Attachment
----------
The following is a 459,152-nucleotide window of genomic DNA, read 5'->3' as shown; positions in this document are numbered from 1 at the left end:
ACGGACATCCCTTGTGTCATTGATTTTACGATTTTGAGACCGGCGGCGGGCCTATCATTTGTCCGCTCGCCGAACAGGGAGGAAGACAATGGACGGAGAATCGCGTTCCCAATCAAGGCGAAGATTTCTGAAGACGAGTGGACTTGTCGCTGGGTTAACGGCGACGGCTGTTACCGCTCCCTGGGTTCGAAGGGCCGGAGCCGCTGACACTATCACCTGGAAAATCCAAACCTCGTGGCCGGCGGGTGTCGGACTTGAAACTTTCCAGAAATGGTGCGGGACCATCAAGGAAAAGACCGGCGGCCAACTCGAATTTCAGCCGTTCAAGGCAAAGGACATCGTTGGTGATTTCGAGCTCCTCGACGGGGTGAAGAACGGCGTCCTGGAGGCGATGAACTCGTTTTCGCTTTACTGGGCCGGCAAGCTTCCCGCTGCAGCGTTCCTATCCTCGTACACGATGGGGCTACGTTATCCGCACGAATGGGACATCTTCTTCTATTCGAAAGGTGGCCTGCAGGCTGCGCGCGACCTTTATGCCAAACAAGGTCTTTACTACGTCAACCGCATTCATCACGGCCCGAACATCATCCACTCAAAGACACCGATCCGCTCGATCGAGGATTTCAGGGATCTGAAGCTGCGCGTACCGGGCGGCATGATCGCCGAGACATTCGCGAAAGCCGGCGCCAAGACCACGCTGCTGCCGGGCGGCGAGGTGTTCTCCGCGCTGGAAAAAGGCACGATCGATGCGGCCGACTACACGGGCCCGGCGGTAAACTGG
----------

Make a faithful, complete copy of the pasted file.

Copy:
The following is a 459,152-nucleotide window of genomic DNA, read 5'->3' as shown; positions in this document are numbered from 1 at the left end:
ACGGACATCCCTTGTGTCATTGATTTTACGATTTTGAGACCGGCGGCGGGCCTATCATTTGTCCGCTCGCCGAACAGGGAGGAAGACAATGGACGGAGAATCGCGTTCCCAATCAAGGCGAAGATTTCTGAAGACGAGTGGACTTGTCGCTGGGTTAACGGCGACGGCTGTTACCGCTCCCTGGGTTCGAAGGGCCGGAGCCGCTGACACTATCACCTGGAAAATCCAAACCTCGTGGCCGGCGGGTGTCGGACTTGAAACTTTCCAGAAATGGTGCGGGACCATCAAGGAAAAGACCGGCGGCCAACTCGAATTTCAGCCGTTCAAGGCAAAGGACATCGTTGGTGATTTCGAGCTCCTCGACGGGGTGAAGAACGGCGTCCTGGAGGCGATGAACTCGTTTTCGCTTTACTGGGCCGGCAAGCTTCCCGCTGCAGCGTTCCTATCCTCGTACACGATGGGGCTACGTTATCCGCACGAATGGGACATCTTCTTCTATTCGAAAGGTGGCCTGCAGGCTGCGCGCGACCTTTATGCCAAACAAGGTCTTTACTACGTCAACCGCATTCATCACGGCCCGAACATCATCCACTCAAAGACACCGATCCGCTCGATCGAGGATTTCAGGGATCTGAAGCTGCGCGTACCGGGCGGCATGATCGCCGAGACATTCGCGAAAGCCGGCGCCAAGACCACGCTGCTGCCGGGCGGCGAGGTGTTCTCCGCGCTGGAAAAAGGCACGATCGATGCGGCCGACTACACGGGCCCGGCGGTAAACTGG